Israelis mourn rocket victim – and unite against Hamas

Some 16 miles from the border with Gaza, the town of Ashdod is mourning the loss of a mother-of-four who was killed in a rocket attack
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The Independent Online

Prayers by a rabbi fused with the anguished moans and sobbing in front of the corpse of Irit Shetreet. Her death from a rocket attack on the town of Ashdod has reinforced a sense among Israelis that the country is waging a just military campaign in Gaza despite the scale of the death and destruction on the other side.

"Ima, Ima," (mother, mother), Chen Shetreet, 20, one of the dead woman's four children, cried as the remains of her mother – killed by shrapnel while on her way home from a fitness centre – were borne yesterday to burial area number 57 of the Ashdod cemetery.

Ms Shetreet was one of four Israelis killed by rocket fire since the bombardment of Gaza began on Saturday. Yesterday, the funeral for Israeli soldier Lutfi Naseredin was also held in Asefia. He was killed by a mortar shell fired on his base near the Gaza Strip.

More than 360 Palestinians have been killed in the attacks. The stated purpose of the Israeli bombings, which have been overwhelmingly backed by the public despite the emergence of calls for restraint on the left, is to stop the Hamas rocket fire against southern Israel. But the onslaught has been met by determined efforts from the Islamic militant group to show that it can still deal painful blows on Israel.

Some Israeli politicians on the left are cautioning that Israel must avoid a ground offensive. "Now we need to declare an immediate and unilateral ceasefire," said Zehava Galon, an MP from the opposition Meretz party.

The renowned Israeli writer David Grossman is also backing a unilateral ceasefire. "A line of restraint and awareness of the need to defend the lives of innocent Gaza civilians must be preserved at this time, especially because there is no limit to Israeli power compared to theirs," he wrote yesterday in the Haaretz newspaper.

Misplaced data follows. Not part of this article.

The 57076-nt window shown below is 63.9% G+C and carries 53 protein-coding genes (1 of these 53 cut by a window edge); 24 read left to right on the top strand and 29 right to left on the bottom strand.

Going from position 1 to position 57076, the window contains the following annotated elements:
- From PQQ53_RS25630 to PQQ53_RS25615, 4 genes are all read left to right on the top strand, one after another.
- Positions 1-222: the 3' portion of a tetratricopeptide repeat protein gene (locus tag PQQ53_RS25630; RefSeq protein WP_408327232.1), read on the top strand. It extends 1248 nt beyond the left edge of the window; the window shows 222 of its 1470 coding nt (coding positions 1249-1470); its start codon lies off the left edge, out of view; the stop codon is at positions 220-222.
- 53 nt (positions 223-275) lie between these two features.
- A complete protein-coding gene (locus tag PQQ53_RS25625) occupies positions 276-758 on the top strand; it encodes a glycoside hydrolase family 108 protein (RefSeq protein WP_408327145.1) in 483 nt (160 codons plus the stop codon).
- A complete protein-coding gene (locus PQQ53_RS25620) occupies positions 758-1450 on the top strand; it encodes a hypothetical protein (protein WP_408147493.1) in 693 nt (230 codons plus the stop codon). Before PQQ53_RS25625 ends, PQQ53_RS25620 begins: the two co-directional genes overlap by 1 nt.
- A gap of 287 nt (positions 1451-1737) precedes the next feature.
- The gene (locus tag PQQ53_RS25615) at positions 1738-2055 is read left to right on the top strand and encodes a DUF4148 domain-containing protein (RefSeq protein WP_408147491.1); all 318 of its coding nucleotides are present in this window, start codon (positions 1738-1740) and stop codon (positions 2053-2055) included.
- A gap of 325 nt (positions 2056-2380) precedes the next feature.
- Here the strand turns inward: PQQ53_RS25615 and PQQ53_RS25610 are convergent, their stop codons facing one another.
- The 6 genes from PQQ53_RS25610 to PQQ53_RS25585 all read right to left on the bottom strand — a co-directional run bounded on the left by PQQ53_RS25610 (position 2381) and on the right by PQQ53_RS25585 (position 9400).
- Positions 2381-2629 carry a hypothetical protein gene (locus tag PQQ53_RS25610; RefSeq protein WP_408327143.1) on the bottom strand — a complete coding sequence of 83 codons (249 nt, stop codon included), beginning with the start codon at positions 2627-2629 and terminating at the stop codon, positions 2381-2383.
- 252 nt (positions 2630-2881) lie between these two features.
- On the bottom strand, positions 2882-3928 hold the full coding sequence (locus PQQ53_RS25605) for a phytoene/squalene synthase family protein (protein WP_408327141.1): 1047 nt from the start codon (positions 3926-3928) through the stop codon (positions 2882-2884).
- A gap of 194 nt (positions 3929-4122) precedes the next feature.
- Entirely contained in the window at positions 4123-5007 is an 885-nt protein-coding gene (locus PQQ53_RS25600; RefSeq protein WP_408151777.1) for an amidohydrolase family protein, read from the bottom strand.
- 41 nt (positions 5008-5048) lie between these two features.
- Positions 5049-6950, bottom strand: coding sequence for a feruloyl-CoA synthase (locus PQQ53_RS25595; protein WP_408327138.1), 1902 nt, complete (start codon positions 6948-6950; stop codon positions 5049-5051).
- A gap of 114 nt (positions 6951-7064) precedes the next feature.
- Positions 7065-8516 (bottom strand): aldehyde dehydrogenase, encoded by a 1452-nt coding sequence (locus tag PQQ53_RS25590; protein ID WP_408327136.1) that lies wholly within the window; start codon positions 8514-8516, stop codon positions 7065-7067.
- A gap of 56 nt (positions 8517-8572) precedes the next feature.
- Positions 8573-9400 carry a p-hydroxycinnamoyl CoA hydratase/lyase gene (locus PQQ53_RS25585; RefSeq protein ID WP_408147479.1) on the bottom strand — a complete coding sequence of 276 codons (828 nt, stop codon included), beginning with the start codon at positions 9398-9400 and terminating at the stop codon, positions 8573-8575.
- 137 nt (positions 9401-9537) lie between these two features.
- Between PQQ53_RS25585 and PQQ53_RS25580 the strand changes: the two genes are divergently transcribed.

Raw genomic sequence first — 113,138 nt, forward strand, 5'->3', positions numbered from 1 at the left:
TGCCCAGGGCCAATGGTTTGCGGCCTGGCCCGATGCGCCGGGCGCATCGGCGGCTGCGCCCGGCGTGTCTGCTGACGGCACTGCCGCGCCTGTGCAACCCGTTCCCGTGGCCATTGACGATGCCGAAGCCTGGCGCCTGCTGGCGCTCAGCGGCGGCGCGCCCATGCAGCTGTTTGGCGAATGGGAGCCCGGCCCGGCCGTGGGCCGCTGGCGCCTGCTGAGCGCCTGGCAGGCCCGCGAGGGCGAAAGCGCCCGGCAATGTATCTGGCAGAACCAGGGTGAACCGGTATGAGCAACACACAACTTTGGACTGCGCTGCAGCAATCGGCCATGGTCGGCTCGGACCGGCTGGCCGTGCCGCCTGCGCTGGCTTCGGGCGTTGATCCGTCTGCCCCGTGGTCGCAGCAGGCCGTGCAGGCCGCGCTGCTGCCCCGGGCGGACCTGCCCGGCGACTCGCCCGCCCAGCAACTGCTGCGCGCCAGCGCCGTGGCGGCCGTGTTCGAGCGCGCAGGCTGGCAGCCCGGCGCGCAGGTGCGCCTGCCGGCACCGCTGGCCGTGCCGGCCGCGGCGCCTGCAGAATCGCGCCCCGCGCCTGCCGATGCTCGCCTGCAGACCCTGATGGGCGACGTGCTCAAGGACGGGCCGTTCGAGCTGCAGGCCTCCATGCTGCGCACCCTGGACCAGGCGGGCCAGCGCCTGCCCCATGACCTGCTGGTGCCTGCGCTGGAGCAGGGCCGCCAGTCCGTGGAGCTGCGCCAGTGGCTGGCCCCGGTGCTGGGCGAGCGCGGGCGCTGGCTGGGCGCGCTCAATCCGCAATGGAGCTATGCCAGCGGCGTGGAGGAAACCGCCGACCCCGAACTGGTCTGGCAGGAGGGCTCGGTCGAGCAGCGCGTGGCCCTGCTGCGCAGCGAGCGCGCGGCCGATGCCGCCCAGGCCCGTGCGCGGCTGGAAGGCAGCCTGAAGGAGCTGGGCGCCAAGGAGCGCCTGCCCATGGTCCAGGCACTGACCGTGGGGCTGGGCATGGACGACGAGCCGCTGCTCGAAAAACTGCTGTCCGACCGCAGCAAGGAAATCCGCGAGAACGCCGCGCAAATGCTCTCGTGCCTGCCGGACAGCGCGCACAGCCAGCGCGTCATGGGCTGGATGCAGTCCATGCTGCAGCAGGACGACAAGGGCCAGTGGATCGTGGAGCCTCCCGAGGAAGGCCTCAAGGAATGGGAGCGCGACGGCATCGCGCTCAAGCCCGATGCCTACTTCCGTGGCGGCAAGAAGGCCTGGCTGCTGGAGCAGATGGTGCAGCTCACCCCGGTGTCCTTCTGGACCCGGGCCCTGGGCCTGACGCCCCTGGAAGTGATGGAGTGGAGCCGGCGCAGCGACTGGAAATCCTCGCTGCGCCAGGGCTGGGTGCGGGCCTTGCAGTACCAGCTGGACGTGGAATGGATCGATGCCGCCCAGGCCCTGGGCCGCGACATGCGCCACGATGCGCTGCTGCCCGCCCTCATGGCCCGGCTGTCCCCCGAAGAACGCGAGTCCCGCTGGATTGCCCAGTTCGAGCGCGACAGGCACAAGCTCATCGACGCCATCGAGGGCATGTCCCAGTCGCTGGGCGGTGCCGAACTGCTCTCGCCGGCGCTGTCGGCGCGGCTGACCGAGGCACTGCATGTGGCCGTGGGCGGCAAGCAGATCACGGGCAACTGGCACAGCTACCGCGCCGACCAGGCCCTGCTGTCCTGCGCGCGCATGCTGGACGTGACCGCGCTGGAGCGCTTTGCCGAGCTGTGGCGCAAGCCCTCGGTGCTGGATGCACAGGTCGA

Uri Dromi, a former spokesman for the assassinated prime minister Yitzhak Rabin, attributes public support for the bombing campaign to a sense that "enough is enough" in the face of rockets from the Strip. "For Israelis not to do anything in the face of a danger or challenge is not accepted. It's in the Israeli mentality to do something. You don't just let it happen."

The eulogies for Ms Shetreet, a school secretary whose body was wrapped in the blue and white Israeli flag emblazoned with the Star of David, were short because of fear of further missile strikes. Hamas's range yesterday expanded to the environs of Beersheba, the Negev desert capital 25 miles from Gaza after hitting Ashdod, nearly 16 miles from the Strip, for the first time on Sunday and again on Monday. Ms Shetreet was the first ever fatality from a rocket in Ashdod.

"We are in an unsimple situation," a police officer announced to the hundreds of mourners. "There could be a siren now." He urged mourners to crowd together so that a spillover of people outside the funeral parlour could also take cover under its roof.

Shimon Azra, the dead woman's uncle, said he had been visiting her shortly before she was killed. "I was at her house and she served tea and cookies. We spoke, we joked, and then she said, 'I'm going to the fitness centre'. On our way home, my wife and I heard there was a rocket in Ashdod and we telephoned her, but no one answered. It was only in the morning that we found out she was the one who had been killed."

"She was in her usual mood, she wasn't hysterical because of the situation. She and her husband were a little worried because of all the talk about the rockets reaching Ashdod."

What the eulogies lacked in length they made up for in anger and sheer grief as rabbis and politicians layered the death of Ms Shetreet with religious and nationalist significance. Rabbi Yosef Sheinin, the chief rabbi of Ashdod, described Ms Shetreet as a martyr. "She died in order to sanctify God's name. She died because she was Jewish," he said.

In his view, the death was the latest manifestation of millenniums of anti-Jewish hatred. "We have been pursued for 3,000 years because we are Jews and because we accepted the Torah [old testament]. Orit is the sacrifice of the nation of Israel to the bottomless hatred of wild beasts." He closed by saying: "May our enemies fall in front of us."

The Industry Minister, Eli Yishai, from the ultra-orthodox Shas party, said: "May God avenge her blood."

The Ashdod mayor, Yechiel Lasri, said of the Gaza bombardment: "We are acting correctly but we are paying a dear price. Such is the nature of a war like this."

He said the conflict which took Ms Shetreet's life had not started on Saturday, when sirens sounded in Ashdod for the first time. "It has been going on since the start of Zionism more than a century ago. It is a war on behalf of normalcy for Israel and Ashdod, a battle for our desire to live normal lives just like peoples of other nations," he said. "The quarter million citizens of Ashdod are not broken."